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Miyazaki Hiroshi Last modified date:2023.06.28

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Iwakuma/Miyazaki Laboratory .
Advanced Electric Propulsion Aircraft Research Center .
Academic Degree
Country of degree conferring institution (Overseas)
Yes Doctor
Field of Specialization
Applied Superconductivity
Total Priod of education and research career in the foreign country
Research Interests
  • Research and development of electric propulsion aircraft

    keyword : zero emission, electric propulsion, hydrogen fuel, superconducting magnet, motor
Academic Activities
1. H. Miyazaki, M. Iwakuma, S. Miura, H. SASA, K. Yoshida, S. Sato, I. Sagara, Y. Hase, M. Konno, Y. Sasamori, H. Honda, T. Okabe, H. HIRAI, S. Lee, S. Hasuo, M. Nakamura, N. Mido, K. Adachi, K. Shiohara, T. Izumi, A. Kawagoe, M. Deki, H. Amano, Y. Kawaguchi, T. Yamasaki, High efficiency and high power electric propulsion system for airplane by superconductivity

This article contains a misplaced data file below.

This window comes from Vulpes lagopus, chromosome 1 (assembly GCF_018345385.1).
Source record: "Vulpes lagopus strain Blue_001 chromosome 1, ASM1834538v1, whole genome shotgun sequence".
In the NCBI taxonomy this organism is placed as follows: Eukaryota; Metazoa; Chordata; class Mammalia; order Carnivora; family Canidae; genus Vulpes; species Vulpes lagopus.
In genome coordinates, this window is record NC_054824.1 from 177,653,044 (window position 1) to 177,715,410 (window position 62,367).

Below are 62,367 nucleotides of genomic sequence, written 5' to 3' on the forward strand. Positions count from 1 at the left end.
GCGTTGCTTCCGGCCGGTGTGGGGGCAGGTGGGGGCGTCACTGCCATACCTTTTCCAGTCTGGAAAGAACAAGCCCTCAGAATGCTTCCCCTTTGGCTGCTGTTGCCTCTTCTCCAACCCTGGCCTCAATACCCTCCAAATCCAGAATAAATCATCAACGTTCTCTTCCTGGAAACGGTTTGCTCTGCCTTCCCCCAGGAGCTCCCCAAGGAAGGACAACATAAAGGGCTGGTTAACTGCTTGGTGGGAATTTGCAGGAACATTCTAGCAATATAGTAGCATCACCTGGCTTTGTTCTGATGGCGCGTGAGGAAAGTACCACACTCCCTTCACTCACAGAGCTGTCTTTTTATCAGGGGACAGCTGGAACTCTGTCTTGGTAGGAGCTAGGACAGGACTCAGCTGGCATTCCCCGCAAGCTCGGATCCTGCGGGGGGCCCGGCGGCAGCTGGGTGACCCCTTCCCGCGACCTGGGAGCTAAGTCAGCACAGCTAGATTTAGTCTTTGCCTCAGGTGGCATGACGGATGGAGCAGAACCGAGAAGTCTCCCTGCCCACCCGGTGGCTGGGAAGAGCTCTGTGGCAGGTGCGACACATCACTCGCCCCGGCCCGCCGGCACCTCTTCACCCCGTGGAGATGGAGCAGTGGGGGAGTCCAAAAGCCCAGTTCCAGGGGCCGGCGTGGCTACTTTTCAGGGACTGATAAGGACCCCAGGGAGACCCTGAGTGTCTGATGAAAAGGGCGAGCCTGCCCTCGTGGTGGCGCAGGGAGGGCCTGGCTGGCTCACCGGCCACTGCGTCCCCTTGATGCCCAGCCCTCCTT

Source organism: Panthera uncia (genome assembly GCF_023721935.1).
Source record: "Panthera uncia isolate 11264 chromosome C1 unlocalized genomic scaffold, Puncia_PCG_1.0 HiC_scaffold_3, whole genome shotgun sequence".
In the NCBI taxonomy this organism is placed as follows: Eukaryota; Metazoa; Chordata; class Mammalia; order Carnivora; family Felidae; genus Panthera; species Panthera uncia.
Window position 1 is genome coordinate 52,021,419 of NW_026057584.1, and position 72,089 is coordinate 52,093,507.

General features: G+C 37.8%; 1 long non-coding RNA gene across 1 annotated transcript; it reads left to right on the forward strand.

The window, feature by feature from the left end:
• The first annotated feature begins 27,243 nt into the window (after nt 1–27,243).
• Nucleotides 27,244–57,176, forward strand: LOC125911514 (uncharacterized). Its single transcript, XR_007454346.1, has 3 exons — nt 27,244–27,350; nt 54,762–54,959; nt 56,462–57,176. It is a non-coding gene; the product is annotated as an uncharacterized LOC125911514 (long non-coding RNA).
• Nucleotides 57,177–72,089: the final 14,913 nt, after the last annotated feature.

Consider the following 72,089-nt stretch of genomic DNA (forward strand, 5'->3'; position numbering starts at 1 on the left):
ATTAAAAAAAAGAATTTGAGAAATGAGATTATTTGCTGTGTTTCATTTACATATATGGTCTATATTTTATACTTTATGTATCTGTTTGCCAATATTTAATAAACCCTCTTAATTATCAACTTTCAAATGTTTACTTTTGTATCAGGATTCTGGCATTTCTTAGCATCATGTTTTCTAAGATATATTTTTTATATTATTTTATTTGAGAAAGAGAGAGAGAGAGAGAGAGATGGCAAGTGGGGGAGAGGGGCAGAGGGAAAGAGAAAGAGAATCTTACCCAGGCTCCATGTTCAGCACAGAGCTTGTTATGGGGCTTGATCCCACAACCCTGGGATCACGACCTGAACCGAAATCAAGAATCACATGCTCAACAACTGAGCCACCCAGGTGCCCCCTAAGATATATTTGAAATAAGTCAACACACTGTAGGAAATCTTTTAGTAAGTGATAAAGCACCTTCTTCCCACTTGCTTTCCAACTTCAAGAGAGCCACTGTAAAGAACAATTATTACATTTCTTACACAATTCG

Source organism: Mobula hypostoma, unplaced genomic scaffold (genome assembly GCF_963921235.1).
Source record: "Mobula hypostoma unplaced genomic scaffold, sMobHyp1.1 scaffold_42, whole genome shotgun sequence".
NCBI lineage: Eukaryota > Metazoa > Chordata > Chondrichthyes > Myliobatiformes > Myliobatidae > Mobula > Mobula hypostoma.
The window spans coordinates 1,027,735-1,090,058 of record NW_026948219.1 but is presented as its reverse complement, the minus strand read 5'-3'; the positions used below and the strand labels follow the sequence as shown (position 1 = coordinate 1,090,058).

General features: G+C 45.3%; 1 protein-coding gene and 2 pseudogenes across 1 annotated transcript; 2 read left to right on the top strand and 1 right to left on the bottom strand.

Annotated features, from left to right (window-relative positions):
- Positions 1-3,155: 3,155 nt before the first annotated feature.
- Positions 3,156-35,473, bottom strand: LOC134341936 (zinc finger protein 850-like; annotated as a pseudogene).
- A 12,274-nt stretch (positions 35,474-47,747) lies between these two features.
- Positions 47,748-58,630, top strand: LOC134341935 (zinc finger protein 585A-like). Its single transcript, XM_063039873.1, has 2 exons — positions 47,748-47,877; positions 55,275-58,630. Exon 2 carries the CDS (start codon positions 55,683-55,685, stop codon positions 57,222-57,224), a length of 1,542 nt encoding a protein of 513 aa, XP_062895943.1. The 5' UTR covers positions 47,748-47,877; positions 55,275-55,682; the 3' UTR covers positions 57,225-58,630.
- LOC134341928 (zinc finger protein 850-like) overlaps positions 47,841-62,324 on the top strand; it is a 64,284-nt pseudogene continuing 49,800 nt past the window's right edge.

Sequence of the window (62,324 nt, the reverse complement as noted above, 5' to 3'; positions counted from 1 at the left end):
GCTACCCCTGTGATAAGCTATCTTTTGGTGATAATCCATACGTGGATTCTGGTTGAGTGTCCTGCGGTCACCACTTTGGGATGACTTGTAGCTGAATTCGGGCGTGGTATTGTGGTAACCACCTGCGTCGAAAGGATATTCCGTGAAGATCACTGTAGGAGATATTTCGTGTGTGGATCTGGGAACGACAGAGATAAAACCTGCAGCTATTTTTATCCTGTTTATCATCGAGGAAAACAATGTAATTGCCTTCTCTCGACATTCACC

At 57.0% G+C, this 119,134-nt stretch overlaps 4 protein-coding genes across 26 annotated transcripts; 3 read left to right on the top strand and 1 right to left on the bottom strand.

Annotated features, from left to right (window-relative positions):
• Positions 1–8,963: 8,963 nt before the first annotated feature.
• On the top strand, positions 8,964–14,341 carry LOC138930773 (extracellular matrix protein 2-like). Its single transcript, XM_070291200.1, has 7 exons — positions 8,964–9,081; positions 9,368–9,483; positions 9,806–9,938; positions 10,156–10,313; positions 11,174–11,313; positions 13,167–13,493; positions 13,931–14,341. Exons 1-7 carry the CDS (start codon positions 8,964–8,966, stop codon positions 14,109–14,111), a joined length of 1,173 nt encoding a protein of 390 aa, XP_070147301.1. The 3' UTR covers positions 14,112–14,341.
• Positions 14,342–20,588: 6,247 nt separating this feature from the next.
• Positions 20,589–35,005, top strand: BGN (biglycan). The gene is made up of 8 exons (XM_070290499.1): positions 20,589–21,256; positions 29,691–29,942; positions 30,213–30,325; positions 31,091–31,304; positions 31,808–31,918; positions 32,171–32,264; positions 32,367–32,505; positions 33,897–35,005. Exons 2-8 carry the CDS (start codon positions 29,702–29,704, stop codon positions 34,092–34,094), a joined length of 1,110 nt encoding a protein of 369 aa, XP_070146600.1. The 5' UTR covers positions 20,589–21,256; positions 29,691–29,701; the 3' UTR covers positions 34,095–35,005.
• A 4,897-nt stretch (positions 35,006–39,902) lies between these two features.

Development of a REBCO fully superconducting motor and cooling system, Applied Superconductivity Conference 2022, 2022.10, s a measure against global warming, aircraft are also required to have zero emissions. Simply changing the fuel of the current aircraft to liquid hydrogen will increase the volume of the fuel tank and reduce the payload due to the small energy density per unit volume of liquid hydrogen. In order to achieve zero emissions for aircraft, it is necessary to develop a compact, lightweight, and highly efficient electric propulsion system to actually realize distributed ducted fans as well as a blended wing body. The application of superconducting technology is indispensable for reducing the weight of electric propulsion systems. We are developing an electric propulsion system with a total output of 20 MW for 100-200 passenger aircraft such as B737 and A320 using REBCO high temperature superconducting wires. As proposed by NASA, it is a method in which a superconducting generator is rotated by a gas turbine, and the generated power is supplied to a superconducting motor via a superconducting cable and a low-temperature operation inverter. The fuel will be liquid hydrogen in the future. The refrigerant for superconducting systems is subcooled liquid nitrogen at 65 to 70K. Liquid nitrogen is cooled by heat exchange with liquid hydrogen. Three years ago, we successfully manufactured a 1kW fully superconducting synchronous motor by way of trial. The armature was cooled with subcooled liquid nitrogen, and the rotating field was cooled with helium gas which was maintained at a temperature around 70 K with subcooled liquid nitrogen. This time, we have completed the design of a 400kW fully superconducting synchronous motor that follows this structure and are currently manufacturing it. The casing is made of CFRP. Liquid nitrogen is cooled by heat exchange with liquid helium instead of liquid hydrogen. In this paper, the outline of the entire project is introduced and the progress of the current situation is reported..
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